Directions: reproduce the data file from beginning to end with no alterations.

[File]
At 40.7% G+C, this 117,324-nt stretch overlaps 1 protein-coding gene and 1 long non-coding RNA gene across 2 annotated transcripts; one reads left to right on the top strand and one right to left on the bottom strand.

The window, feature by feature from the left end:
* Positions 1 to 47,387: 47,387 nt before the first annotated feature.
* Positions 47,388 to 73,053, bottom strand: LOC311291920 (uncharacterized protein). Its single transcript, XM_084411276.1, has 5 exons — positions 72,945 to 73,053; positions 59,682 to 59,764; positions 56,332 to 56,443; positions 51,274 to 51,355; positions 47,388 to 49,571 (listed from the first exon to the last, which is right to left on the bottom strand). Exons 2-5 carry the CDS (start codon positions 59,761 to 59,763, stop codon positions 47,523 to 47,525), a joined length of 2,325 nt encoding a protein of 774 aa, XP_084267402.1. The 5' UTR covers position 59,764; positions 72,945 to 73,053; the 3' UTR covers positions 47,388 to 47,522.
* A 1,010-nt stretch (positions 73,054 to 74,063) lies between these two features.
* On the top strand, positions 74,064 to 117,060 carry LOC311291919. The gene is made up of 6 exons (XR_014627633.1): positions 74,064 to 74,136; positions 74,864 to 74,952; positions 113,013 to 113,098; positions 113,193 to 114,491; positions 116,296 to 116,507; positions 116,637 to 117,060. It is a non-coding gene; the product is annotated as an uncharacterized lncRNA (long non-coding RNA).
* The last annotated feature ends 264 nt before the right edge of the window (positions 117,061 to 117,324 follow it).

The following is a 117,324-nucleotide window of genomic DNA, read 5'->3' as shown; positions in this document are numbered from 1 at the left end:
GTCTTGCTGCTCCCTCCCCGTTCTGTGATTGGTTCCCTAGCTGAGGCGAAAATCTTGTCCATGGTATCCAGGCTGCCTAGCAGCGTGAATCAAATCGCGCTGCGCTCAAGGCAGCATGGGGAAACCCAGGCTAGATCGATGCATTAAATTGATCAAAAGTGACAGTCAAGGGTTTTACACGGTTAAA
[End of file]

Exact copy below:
At 40.7% G+C, this 117,324-nt stretch overlaps 1 protein-coding gene and 1 long non-coding RNA gene across 2 annotated transcripts; one reads left to right on the top strand and one right to left on the bottom strand.

The window, feature by feature from the left end:
* Positions 1 to 47,387: 47,387 nt before the first annotated feature.
* Positions 47,388 to 73,053, bottom strand: LOC311291920 (uncharacterized protein). Its single transcript, XM_084411276.1, has 5 exons — positions 72,945 to 73,053; positions 59,682 to 59,764; positions 56,332 to 56,443; positions 51,274 to 51,355; positions 47,388 to 49,571 (listed from the first exon to the last, which is right to left on the bottom strand). Exons 2-5 carry the CDS (start codon positions 59,761 to 59,763, stop codon positions 47,523 to 47,525), a joined length of 2,325 nt encoding a protein of 774 aa, XP_084267402.1. The 5' UTR covers position 59,764; positions 72,945 to 73,053; the 3' UTR covers positions 47,388 to 47,522.
* A 1,010-nt stretch (positions 73,054 to 74,063) lies between these two features.
* On the top strand, positions 74,064 to 117,060 carry LOC311291919. The gene is made up of 6 exons (XR_014627633.1): positions 74,064 to 74,136; positions 74,864 to 74,952; positions 113,013 to 113,098; positions 113,193 to 114,491; positions 116,296 to 116,507; positions 116,637 to 117,060. It is a non-coding gene; the product is annotated as an uncharacterized lncRNA (long non-coding RNA).
* The last annotated feature ends 264 nt before the right edge of the window (positions 117,061 to 117,324 follow it).

The following is a 117,324-nucleotide window of genomic DNA, read 5'->3' as shown; positions in this document are numbered from 1 at the left end:
GTCTTGCTGCTCCCTCCCCGTTCTGTGATTGGTTCCCTAGCTGAGGCGAAAATCTTGTCCATGGTATCCAGGCTGCCTAGCAGCGTGAATCAAATCGCGCTGCGCTCAAGGCAGCATGGGGAAACCCAGGCTAGATCGATGCATTAAATTGATCAAAAGTGACAGTCAAGGGTTTTACACGGTTAAA